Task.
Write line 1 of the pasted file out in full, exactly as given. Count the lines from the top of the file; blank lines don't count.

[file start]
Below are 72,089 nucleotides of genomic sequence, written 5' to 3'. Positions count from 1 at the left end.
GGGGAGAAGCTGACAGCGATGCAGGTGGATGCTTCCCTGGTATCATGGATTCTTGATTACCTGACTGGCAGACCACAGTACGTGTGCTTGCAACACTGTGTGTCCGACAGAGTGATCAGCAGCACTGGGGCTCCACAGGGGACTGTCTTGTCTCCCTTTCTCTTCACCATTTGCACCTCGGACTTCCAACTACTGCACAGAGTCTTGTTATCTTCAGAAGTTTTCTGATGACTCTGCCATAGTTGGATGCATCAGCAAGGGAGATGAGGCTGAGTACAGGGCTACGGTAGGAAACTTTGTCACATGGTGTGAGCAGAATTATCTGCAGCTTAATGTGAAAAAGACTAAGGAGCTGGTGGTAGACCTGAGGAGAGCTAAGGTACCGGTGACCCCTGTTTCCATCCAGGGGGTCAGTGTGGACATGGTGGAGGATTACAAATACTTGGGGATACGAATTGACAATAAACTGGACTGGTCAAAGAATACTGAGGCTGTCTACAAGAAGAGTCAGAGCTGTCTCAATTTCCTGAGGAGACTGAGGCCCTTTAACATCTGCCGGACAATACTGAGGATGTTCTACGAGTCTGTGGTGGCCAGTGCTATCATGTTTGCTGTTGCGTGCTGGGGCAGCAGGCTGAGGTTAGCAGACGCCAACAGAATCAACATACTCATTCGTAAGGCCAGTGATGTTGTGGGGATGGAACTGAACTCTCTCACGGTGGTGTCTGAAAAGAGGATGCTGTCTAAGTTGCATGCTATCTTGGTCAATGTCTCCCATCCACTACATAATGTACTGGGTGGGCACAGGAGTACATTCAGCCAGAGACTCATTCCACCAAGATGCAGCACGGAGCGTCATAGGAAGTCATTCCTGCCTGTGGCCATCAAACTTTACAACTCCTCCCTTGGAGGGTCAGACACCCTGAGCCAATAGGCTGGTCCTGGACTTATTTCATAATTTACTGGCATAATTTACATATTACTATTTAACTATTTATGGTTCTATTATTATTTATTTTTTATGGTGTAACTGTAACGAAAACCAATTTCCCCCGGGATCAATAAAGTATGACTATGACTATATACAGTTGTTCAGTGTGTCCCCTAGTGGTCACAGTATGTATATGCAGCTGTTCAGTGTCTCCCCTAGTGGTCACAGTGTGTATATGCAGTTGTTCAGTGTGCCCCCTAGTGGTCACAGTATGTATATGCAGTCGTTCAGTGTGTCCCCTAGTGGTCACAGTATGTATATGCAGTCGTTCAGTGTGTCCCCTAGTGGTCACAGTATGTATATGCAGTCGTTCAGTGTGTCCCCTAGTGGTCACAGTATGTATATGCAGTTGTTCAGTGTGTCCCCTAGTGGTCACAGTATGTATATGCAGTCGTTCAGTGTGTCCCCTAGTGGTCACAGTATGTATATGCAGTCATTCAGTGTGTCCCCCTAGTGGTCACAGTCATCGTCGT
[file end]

Below are 72,089 nucleotides of genomic sequence, written 5' to 3'. Positions count from 1 at the left end.